Phosphosphingolipids are a vital class of membrane lipids implicated in a multitude of cellular functions, ranging from bilayer stability, lipid raft formation, and membrane trafficking to the regulation of cell growth and apoptosis.
Of particular interest is the sphingomyelin cycle, a putative sphingolipid signalling system analogous to the well-known second messenger phosphoinositide pathway. Whereas sphingomyelin provides an abundant phosphosphingolipid in mammals, many animals synthesise ceramide phosphoethanolamine instead of, or in addition to sphingomyelin.
The host institute recently identified a family of sphingomyelin synthases and a related group of candidate phosphoethanolamine synthases, hence providing a unique starting point to further uncover the organising and regulating potential of phosphosphingolipids in animal cells.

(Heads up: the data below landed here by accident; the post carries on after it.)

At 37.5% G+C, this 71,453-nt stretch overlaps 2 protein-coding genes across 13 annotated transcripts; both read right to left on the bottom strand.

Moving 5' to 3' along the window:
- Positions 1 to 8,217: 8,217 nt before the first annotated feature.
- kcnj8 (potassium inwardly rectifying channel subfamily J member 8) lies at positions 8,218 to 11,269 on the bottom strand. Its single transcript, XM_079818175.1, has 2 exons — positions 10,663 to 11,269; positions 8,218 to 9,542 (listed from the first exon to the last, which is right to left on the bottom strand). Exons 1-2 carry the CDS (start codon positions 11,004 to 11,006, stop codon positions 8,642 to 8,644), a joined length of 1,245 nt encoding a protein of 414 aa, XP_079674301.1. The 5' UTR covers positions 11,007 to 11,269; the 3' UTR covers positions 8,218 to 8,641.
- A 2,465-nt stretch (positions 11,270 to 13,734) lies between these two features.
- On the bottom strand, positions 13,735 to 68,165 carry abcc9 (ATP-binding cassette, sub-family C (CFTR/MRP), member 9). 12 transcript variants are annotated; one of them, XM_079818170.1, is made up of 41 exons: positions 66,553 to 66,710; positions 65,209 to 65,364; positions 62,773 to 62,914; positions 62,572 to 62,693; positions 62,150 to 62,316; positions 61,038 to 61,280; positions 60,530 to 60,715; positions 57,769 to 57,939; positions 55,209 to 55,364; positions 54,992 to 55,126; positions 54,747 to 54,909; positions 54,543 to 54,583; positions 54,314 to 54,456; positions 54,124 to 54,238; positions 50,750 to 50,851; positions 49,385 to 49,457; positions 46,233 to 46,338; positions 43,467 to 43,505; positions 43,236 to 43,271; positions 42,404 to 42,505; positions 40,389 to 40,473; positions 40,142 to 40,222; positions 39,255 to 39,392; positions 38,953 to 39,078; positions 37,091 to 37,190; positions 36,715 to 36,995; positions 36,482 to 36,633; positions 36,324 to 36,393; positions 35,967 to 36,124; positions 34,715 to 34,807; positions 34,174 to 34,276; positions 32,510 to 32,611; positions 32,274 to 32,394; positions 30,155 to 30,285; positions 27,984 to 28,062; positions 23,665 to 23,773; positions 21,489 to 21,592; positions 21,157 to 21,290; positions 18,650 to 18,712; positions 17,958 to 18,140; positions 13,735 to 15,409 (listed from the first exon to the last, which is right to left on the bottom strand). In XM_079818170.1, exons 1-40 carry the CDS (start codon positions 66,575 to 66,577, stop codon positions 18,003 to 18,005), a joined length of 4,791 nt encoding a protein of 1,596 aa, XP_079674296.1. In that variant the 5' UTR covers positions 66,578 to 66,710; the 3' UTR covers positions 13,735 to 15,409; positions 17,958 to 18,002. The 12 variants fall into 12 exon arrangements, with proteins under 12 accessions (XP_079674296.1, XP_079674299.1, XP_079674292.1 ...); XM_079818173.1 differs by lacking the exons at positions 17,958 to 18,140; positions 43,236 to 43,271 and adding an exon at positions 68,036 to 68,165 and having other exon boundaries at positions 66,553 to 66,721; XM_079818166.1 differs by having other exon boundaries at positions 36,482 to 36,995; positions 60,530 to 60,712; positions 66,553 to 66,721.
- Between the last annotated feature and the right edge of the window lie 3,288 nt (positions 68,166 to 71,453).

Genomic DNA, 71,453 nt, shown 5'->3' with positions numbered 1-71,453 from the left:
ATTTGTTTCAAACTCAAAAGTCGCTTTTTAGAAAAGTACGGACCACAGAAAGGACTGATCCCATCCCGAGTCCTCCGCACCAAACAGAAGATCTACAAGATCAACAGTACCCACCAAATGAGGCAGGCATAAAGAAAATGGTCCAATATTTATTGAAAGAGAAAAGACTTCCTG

In the present proposal, knowledge of these enzymes will be exploited to manipulate either the rate or the site of phosphosphingolipid synthesis, and to analyse the impact of these manipulations on the growth, secretory competence and compartmental organisation of animal cells.
Moreover, the proposal seeks to explore the possibility that animals lacking sphingomyelin are equipped with a ceramide phosphoethanolamine cycle analogous to the sphingomyelin cycle.
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